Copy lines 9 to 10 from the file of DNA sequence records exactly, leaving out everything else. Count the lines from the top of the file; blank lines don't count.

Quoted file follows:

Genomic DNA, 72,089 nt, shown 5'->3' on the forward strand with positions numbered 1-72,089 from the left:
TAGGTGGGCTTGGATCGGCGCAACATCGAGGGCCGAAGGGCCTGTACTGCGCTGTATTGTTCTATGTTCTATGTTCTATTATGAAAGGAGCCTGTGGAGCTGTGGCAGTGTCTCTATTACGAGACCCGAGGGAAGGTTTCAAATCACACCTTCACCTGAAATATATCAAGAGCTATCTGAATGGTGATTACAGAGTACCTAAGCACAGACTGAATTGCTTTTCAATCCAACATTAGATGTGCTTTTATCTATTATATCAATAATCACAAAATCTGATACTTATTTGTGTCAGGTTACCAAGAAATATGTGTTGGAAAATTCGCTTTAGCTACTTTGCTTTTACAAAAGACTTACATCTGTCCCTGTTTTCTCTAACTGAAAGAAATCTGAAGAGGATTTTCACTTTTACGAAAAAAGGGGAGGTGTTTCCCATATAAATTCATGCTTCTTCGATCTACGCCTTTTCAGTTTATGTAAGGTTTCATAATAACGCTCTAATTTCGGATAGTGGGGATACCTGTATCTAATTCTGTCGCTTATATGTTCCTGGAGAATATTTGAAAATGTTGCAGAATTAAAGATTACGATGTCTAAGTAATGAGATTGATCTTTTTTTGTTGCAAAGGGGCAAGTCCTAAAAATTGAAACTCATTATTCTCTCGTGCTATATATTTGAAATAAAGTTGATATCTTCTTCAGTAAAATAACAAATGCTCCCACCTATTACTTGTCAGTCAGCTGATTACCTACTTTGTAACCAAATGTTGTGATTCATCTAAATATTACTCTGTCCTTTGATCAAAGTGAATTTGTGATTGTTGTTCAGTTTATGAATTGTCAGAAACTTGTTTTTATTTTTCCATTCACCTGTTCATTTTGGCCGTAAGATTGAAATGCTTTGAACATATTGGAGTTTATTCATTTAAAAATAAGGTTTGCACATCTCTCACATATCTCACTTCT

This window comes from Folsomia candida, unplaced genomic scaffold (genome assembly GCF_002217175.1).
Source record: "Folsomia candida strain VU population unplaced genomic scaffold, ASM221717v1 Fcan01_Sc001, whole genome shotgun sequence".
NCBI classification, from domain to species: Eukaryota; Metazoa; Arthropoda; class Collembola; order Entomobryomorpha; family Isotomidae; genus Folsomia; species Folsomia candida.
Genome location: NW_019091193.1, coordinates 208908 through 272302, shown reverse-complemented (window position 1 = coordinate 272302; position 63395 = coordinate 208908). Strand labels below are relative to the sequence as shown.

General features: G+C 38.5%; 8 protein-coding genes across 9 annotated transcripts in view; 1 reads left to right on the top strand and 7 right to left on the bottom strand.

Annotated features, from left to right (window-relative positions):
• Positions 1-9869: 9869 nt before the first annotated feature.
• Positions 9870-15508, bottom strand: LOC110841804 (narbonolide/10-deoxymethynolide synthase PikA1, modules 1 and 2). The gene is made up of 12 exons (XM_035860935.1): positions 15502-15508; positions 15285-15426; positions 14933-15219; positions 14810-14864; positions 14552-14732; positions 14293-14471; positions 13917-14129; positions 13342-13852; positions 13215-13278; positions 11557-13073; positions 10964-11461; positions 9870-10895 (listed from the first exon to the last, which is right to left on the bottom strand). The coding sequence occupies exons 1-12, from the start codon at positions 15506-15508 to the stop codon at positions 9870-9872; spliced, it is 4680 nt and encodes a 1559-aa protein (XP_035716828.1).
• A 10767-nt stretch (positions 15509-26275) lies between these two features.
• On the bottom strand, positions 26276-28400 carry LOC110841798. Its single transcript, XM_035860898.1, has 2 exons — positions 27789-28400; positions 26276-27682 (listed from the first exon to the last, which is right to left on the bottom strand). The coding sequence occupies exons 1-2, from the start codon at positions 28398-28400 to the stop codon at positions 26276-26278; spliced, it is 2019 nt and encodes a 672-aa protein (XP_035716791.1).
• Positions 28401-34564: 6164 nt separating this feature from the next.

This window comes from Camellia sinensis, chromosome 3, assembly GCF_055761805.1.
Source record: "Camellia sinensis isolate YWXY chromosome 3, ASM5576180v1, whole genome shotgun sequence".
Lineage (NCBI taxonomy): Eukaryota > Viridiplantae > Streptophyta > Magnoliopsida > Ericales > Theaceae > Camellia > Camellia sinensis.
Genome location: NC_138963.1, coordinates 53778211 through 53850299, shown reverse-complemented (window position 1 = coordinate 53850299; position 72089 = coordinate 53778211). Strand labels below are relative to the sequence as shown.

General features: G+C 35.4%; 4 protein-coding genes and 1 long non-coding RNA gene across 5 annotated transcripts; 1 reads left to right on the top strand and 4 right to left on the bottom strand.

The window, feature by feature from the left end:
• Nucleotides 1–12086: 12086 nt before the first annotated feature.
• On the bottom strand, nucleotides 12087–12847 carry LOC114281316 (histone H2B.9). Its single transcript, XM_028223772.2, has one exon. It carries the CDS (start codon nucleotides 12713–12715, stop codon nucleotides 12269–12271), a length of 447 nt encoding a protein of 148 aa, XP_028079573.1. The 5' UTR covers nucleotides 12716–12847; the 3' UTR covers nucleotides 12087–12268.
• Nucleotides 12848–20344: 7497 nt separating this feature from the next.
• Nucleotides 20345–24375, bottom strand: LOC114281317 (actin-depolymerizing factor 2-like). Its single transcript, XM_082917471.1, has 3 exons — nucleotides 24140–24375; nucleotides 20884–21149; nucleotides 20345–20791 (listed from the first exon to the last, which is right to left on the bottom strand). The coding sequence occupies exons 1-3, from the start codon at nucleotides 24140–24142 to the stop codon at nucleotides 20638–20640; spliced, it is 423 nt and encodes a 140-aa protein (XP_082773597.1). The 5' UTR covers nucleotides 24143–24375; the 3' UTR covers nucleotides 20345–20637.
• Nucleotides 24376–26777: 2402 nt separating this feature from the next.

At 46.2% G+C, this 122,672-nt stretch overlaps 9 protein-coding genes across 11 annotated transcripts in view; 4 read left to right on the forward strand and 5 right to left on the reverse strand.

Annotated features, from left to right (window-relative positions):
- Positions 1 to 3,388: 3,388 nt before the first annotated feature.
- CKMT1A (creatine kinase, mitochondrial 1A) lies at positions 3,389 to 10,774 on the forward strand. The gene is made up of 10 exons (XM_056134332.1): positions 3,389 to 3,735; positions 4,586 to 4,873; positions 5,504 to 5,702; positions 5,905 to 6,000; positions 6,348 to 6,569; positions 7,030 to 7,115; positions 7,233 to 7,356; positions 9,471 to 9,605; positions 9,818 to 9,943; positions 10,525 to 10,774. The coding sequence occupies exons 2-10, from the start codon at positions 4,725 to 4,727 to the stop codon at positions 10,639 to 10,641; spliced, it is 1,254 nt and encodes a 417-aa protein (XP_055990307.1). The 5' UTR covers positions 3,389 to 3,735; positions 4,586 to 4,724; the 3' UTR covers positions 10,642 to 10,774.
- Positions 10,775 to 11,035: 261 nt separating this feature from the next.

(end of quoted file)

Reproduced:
• Positions 1-9869: 9869 nt before the first annotated feature.
• Positions 9870-15508, bottom strand: LOC110841804 (narbonolide/10-deoxymethynolide synthase PikA1, modules 1 and 2). The gene is made up of 12 exons (XM_035860935.1): positions 15502-15508; positions 15285-15426; positions 14933-15219; positions 14810-14864; positions 14552-14732; positions 14293-14471; positions 13917-14129; positions 13342-13852; positions 13215-13278; positions 11557-13073; positions 10964-11461; positions 9870-10895 (listed from the first exon to the last, which is right to left on the bottom strand). The coding sequence occupies exons 1-12, from the start codon at positions 15506-15508 to the stop codon at positions 9870-9872; spliced, it is 4680 nt and encodes a 1559-aa protein (XP_035716828.1).